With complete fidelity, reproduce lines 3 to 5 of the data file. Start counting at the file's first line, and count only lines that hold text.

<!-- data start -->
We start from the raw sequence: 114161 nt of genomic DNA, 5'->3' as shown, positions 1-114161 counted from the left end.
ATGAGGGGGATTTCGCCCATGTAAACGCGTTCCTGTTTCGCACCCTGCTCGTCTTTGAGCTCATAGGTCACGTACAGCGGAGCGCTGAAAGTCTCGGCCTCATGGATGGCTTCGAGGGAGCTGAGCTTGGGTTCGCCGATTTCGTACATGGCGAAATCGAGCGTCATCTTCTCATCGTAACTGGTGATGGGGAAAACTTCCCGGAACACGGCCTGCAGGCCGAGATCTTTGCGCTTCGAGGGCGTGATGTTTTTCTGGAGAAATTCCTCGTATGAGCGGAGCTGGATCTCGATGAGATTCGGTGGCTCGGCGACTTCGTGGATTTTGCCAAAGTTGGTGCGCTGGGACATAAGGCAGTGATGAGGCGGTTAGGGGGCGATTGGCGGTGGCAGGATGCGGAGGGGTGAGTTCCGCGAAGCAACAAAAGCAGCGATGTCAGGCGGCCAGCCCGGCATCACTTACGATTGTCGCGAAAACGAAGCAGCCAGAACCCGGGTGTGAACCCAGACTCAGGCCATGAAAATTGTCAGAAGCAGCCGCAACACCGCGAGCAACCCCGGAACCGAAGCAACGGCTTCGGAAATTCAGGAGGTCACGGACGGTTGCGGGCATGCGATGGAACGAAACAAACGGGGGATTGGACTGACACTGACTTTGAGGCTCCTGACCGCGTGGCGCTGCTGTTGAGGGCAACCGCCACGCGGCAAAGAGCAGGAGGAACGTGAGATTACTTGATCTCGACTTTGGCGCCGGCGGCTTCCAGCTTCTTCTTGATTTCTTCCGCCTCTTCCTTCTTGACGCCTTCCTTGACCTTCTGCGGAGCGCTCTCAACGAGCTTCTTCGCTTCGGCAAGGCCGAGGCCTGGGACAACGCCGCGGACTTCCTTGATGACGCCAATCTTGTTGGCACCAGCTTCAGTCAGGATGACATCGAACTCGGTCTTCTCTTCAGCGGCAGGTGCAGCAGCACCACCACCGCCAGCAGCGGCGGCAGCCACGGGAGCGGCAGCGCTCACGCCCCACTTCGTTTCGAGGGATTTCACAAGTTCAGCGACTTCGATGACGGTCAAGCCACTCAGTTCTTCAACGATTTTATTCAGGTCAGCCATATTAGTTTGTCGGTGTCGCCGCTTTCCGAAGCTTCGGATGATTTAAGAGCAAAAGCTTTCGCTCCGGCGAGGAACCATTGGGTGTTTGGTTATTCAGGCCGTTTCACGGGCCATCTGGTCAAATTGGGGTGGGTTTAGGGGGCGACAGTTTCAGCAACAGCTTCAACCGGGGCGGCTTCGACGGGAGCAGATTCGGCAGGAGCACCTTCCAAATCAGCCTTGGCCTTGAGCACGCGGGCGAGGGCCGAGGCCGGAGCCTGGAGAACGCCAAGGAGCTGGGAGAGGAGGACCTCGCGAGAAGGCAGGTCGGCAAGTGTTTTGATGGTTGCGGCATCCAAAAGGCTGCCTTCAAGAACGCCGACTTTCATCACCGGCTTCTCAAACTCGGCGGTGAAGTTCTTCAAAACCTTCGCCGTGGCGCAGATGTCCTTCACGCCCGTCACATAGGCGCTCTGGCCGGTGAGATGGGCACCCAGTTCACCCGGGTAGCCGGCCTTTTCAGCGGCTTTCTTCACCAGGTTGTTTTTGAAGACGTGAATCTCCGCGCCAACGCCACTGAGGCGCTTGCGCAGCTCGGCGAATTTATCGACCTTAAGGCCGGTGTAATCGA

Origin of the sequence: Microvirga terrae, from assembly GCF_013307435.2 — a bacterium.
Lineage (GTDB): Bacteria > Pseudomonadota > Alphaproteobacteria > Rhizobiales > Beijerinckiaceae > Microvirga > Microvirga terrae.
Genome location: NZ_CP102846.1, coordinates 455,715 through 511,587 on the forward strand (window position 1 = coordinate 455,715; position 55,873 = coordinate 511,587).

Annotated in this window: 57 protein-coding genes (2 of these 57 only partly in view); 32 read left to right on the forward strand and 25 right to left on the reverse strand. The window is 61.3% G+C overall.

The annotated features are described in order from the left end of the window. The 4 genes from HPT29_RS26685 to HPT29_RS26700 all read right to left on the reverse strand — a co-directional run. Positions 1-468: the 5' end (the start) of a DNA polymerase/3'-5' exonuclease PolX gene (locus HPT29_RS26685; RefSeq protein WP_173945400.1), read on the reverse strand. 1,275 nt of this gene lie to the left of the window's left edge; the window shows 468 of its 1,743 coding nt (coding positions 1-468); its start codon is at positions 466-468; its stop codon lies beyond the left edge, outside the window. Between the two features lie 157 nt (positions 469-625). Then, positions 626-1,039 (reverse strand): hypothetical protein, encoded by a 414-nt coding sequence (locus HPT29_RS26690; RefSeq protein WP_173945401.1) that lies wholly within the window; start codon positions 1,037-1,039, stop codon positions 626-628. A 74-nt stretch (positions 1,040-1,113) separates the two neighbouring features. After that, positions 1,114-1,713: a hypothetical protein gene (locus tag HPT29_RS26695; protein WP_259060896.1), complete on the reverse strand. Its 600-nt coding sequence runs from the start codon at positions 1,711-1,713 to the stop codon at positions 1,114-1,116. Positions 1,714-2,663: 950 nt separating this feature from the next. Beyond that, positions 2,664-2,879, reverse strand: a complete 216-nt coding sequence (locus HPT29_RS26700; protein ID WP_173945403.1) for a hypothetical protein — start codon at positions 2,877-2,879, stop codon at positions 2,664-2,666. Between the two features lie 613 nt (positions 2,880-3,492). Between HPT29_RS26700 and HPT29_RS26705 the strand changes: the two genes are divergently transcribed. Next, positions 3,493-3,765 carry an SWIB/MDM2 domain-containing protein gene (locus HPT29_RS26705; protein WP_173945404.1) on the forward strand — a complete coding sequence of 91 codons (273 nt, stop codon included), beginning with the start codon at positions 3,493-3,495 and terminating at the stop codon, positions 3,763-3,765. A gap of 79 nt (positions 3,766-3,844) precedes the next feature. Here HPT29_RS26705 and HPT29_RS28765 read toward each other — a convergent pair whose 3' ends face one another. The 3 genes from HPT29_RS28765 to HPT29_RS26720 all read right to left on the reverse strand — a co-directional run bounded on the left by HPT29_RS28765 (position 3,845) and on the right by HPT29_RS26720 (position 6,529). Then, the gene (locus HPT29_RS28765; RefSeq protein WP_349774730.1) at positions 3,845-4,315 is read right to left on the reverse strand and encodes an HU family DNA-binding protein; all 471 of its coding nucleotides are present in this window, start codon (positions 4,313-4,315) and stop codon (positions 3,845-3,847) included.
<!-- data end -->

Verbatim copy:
Origin of the sequence: Microvirga terrae, from assembly GCF_013307435.2 — a bacterium.
Lineage (GTDB): Bacteria > Pseudomonadota > Alphaproteobacteria > Rhizobiales > Beijerinckiaceae > Microvirga > Microvirga terrae.
Genome location: NZ_CP102846.1, coordinates 455,715 through 511,587 on the forward strand (window position 1 = coordinate 455,715; position 55,873 = coordinate 511,587).